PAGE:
Now let's get to the benchmarks to see just how these two sets of 4GB RAM compare.


PcMark05: This is a popular system benchmarking program that allows you to single out certain components and benchmark only them. I'll be running the system suite and the memory suite. In these tests, higher is better.









Sisoft Sandra XI: In this program, I'll be running the Memory Bandwidth, Cache and Memory, and Memory Latency tests. Higher is better in all tests except the Memory Latency - where lower is better.


Wow, the XP2 4GB set really man-handled the HP2 set. Let's see if this holds true for the other benchmarks.


CacheMem: CacheMem is a good program to use in order to gauge the read and write performance of the memory. Higher is better in these tests.










Far Cry: This older first person shooter game is a great way to test memory performance overall. The test results are the frames per second; so higher is better.



These scores were close - which is good to see.


While keeping the stock timings of 4-4-4-12 on the Mushkin 4GB XP2-6400 set of RAM, I wanted to see just how far I could push it. After trying multiple frequencies, the highest I could get the RAM was DDR2 888 (444MHz). I knew that if I loosened up the timings, I could go much higher. I loosened the timings to 5-5-5-12 and got the RAM all the way up to DDR2 1086 (543MHz) before I hit a wall. The HP2-6400 4GB set got all the way up to DDR2 1072 (536MHz) at 5-4-4-12 latencies, which is stock, so it'll be a good comparison to use against the slightly higher XP2 frequency.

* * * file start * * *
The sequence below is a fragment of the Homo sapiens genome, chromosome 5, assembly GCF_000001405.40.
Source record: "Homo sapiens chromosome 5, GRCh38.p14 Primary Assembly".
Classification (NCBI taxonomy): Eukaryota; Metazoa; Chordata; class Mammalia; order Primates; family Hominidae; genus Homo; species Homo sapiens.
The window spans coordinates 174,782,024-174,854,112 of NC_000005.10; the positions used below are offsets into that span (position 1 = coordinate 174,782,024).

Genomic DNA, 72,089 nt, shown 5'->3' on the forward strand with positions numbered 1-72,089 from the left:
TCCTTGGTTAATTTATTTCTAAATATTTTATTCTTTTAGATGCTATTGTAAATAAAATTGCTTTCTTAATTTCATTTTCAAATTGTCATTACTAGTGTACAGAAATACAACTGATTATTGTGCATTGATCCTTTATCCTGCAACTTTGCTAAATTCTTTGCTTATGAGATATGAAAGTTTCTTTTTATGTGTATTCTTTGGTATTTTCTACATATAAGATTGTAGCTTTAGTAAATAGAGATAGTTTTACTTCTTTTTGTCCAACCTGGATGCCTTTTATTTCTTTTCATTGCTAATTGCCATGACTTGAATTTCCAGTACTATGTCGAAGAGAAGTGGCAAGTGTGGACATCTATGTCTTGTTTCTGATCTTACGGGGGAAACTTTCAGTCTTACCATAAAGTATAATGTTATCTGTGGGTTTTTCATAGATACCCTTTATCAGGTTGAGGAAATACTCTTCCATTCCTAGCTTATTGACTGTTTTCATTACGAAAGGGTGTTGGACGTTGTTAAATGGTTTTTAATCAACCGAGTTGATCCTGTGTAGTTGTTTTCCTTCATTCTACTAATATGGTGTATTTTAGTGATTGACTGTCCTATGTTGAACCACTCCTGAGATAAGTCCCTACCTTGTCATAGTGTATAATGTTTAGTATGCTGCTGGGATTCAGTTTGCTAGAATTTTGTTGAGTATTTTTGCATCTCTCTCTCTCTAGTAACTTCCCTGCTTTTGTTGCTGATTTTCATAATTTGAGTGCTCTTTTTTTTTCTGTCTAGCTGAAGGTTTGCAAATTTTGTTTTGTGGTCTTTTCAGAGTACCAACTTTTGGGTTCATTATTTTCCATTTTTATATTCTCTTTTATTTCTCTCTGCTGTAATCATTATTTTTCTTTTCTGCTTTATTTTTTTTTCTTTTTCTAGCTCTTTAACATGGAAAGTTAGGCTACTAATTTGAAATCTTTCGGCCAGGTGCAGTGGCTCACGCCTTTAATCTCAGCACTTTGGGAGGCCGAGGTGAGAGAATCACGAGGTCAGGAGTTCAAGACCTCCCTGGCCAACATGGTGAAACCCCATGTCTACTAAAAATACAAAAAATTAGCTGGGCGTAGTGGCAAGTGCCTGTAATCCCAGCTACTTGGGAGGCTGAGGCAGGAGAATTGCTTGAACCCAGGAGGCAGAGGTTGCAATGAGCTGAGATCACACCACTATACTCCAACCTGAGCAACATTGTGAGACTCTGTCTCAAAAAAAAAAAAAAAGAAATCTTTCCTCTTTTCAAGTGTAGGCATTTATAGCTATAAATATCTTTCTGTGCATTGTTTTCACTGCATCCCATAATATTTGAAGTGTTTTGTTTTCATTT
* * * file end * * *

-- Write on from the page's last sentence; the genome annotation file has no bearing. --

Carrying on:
CPU-Z: 444MHz at 4-4-4-12 and 543 MHz at 5-5-5-12 latencies.







PcMark05: As in the previous PCMark05 tests, higher is better. 


Sisoft Sandra XI: In all of these tests, except for Memory Latency, higher is better.


The XP2 set does much better than the HP2 set in almost all of the benchmarks.


CacheMem: Higher for both read and write in this program.










Far Cry: Higher is better in this game because the results are in frames per second.



Again, fairly close results.


The Mushkin XP2-6400 4GB (2 x 2GB) set of RAM surprised me in many ways. I didn’t think it would be much better than the Mushkin HP2-6400 4GB (2 x 2GB) set. The XP2 set definitely outperformed the HP2 set by quite a margin, making it the best true 4GB set that I have ever tested. Also, Mushkin informed us that this new XP2 set should run at 1T on the 680i chipset with no problem (running DDR2 at 1T is almost unheard of). Unfortunately, even when I manually changed the RAM settings to run at 1T, my motherboard wouldn’t run it. Hopefully, down the road I’ll be able to put Mushkin’s claim to the test to see if this RAM really can run at 1T. What stuck out to me was the overclocking ability of this set. I was able to take it 44MHz higher without changing the timings or voltage. When I loosened the timings up to 5-5-5-12, I was able to overclock the RAM 143MHz higher without changing the voltage. What makes this exceptional is that this is a 4GB set of RAM! Do not pass this true 4GB set up as it performs at an exceptional level, but it also gives you room to overclock, all while running tight timings.